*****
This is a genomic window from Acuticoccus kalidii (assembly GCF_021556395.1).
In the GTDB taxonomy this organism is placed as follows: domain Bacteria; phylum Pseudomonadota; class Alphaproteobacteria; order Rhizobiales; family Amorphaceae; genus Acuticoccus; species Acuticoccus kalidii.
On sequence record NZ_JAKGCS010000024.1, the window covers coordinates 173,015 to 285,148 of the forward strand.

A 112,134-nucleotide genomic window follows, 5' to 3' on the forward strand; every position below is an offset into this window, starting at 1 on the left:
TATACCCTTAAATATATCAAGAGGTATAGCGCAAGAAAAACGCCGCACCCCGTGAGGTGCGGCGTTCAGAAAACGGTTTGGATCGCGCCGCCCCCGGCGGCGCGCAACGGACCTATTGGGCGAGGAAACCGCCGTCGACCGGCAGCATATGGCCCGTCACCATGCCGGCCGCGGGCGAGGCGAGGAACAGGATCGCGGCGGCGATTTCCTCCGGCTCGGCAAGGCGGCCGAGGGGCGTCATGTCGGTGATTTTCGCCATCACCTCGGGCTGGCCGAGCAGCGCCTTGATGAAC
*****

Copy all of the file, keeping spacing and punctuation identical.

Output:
This is a genomic window from Acuticoccus kalidii (assembly GCF_021556395.1).
In the GTDB taxonomy this organism is placed as follows: domain Bacteria; phylum Pseudomonadota; class Alphaproteobacteria; order Rhizobiales; family Amorphaceae; genus Acuticoccus; species Acuticoccus kalidii.
On sequence record NZ_JAKGCS010000024.1, the window covers coordinates 173,015 to 285,148 of the forward strand.

A 112,134-nucleotide genomic window follows, 5' to 3' on the forward strand; every position below is an offset into this window, starting at 1 on the left:
TATACCCTTAAATATATCAAGAGGTATAGCGCAAGAAAAACGCCGCACCCCGTGAGGTGCGGCGTTCAGAAAACGGTTTGGATCGCGCCGCCCCCGGCGGCGCGCAACGGACCTATTGGGCGAGGAAACCGCCGTCGACCGGCAGCATATGGCCCGTCACCATGCCGGCCGCGGGCGAGGCGAGGAACAGGATCGCGGCGGCGATTTCCTCCGGCTCGGCAAGGCGGCCGAGGGGCGTCATGTCGGTGATTTTCGCCATCACCTCGGGCTGGCCGAGCAGCGCCTTGATGAAC